Inferential reasoning by exclusion in pigeons, dogs, and humans


The ability to reason by exclusion (which is defined as the selection of the correct alternative by logically excluding other potential alternatives; Call in Anim Cogn 9:393–403 2006) is well established in humans. Several studies have found it to be present in some nonhuman species as well, whereas it seems to be somewhat limited or even absent in others. As inconsistent methodology might have contributed to the revealed inter-species differences, we examined reasoning by exclusion in pigeons (n = 6), dogs (n = 6), students (n = 6), and children (n = 8) under almost equal experimental conditions. After being trained in a computer-controlled two-choice procedure to discriminate between four positive (S+) and four negative (S−) photographs, the subjects were tested with displays consisting of one S− and one of four novel stimuli (S′). One pigeon, half of the dogs and almost all humans preferred S′ over S−, thereby choosing either by novelty, or by avoiding S− without acquiring any knowledge about S′, or by inferring positive class membership of S′ by excluding S−. To decide among these strategies the subjects that showed a preference for S′ were then tested with displays consisting of one of the S′ and one of four novel stimuli (S′′). Although the pigeon preferentially chose the S′′ and by novelty, dogs and humans maintained their preference for S′, thereby showing evidence of reasoning by exclusion. Taken together, the results of the present study suggest that none of the pigeons, but half of the dogs and almost all humans inferred positive class membership of S′ by logically excluding S−.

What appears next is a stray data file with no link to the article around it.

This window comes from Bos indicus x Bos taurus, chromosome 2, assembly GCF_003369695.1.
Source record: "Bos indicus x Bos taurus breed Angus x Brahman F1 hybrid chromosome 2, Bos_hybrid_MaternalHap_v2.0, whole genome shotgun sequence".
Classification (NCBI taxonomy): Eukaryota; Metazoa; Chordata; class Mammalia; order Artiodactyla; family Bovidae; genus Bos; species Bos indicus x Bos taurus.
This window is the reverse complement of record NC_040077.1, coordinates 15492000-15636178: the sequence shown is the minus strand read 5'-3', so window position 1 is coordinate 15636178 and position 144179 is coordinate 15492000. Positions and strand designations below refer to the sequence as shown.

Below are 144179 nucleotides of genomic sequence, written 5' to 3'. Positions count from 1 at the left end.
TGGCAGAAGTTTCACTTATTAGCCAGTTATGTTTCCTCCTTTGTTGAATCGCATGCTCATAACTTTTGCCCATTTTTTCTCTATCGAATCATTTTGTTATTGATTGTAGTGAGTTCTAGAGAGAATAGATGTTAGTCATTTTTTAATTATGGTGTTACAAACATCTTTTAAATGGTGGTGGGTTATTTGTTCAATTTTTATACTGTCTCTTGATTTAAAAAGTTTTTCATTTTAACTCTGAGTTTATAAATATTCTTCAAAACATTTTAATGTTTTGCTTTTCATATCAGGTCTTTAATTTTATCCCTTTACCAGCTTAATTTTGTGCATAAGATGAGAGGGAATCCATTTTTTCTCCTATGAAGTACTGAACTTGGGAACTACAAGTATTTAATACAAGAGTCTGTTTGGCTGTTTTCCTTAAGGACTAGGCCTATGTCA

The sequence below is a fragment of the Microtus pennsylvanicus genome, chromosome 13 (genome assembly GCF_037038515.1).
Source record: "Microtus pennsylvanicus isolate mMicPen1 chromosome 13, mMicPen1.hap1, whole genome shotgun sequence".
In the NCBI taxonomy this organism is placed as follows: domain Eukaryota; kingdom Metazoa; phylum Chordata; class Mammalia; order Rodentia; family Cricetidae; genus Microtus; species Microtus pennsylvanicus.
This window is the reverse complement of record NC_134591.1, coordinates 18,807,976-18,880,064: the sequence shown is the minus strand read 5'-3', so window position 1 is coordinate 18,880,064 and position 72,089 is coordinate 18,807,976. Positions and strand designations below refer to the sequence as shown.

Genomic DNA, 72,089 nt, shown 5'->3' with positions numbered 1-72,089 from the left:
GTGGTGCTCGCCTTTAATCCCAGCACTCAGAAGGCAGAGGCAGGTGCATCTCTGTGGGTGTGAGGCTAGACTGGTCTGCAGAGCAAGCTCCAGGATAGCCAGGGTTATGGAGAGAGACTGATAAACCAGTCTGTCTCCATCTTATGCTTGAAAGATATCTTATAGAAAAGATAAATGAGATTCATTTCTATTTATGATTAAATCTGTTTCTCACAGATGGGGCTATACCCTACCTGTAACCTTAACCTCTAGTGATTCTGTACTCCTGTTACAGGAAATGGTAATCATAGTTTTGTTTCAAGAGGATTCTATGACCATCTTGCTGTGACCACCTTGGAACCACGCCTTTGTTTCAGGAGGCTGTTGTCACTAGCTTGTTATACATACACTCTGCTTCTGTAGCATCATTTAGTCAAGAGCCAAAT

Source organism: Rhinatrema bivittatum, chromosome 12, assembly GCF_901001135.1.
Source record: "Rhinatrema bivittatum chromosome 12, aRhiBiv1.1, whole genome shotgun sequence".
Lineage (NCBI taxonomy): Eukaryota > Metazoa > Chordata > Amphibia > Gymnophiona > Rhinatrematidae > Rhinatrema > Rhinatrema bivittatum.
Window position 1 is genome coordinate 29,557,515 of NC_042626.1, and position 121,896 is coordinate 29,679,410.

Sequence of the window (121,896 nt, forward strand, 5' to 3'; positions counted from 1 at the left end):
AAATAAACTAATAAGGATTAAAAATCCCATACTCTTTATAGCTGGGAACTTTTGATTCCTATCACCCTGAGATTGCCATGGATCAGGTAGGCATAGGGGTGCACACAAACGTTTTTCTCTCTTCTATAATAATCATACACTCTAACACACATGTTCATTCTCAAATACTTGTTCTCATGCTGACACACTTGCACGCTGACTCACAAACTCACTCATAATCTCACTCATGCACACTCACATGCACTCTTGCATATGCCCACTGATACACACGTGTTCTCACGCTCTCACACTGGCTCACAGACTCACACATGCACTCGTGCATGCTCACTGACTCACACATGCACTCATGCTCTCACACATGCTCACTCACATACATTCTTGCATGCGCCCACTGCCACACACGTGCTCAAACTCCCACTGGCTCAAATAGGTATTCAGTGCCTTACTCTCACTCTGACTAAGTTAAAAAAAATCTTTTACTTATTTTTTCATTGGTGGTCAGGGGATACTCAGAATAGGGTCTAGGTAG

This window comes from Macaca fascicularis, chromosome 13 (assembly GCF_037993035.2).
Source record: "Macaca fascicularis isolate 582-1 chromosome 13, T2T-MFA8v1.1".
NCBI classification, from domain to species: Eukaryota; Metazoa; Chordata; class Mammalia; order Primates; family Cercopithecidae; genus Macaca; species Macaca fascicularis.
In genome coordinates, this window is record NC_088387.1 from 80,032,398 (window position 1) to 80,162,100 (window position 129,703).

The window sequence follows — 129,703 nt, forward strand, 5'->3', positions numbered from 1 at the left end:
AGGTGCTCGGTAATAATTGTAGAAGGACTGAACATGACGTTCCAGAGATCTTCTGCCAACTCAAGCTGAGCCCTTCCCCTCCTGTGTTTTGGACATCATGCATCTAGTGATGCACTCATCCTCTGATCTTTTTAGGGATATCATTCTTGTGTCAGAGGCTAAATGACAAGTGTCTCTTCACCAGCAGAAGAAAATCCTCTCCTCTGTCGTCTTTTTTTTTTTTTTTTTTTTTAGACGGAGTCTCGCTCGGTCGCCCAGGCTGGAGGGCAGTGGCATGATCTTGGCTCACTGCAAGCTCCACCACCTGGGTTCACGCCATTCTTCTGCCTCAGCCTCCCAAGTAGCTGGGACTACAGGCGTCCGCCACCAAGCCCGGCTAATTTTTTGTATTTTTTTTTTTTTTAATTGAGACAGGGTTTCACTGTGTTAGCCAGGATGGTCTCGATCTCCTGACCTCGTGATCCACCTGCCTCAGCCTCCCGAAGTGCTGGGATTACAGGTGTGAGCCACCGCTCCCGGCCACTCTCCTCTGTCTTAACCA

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    Of course we could have counteracted such effects by rewarding choices of S′. However, what we wanted to investigate were possible preferences for S′ as a result of reasoning by exclusion, not of reinforcement. Also, we suspected that providing partial reinforcement or rewarding the one or the other stimulus type in half of the trials may have led the subjects into searching for some spurious rule according to which reinforcement may be given, and would thus have distracted their focus from more logic-based solutions.


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The research was supported by the Austrian Science Foundation through Grant V3-B03 to Ulrike Aust and by the European Community’s Sixth Framework Programme under contract number: NEST 012929. Thanks are due to Wilfried Apfalter, Johanna Kramer, Katharina Kramer, and Michael Pollirer for their assistance in the pigeon laboratory, and to Karin Bayer and Stefanie Riemer for their help in carrying out the experiments with the dogs. We would also like to thank Christian Palmers for providing the facility for the dog experiments. Also, we wish to thank Julia Fischer for valuable comments and discussion. We declare that the experiments comply with the current Austrian laws.

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Correspondence to Ulrike Aust.

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Aust, U., Range, F., Steurer, M. et al. Inferential reasoning by exclusion in pigeons, dogs, and humans. Anim Cogn 11, 587–597 (2008).

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  • Reasoning by exclusion
  • Categorization
  • Pigeons
  • Dogs
  • Humans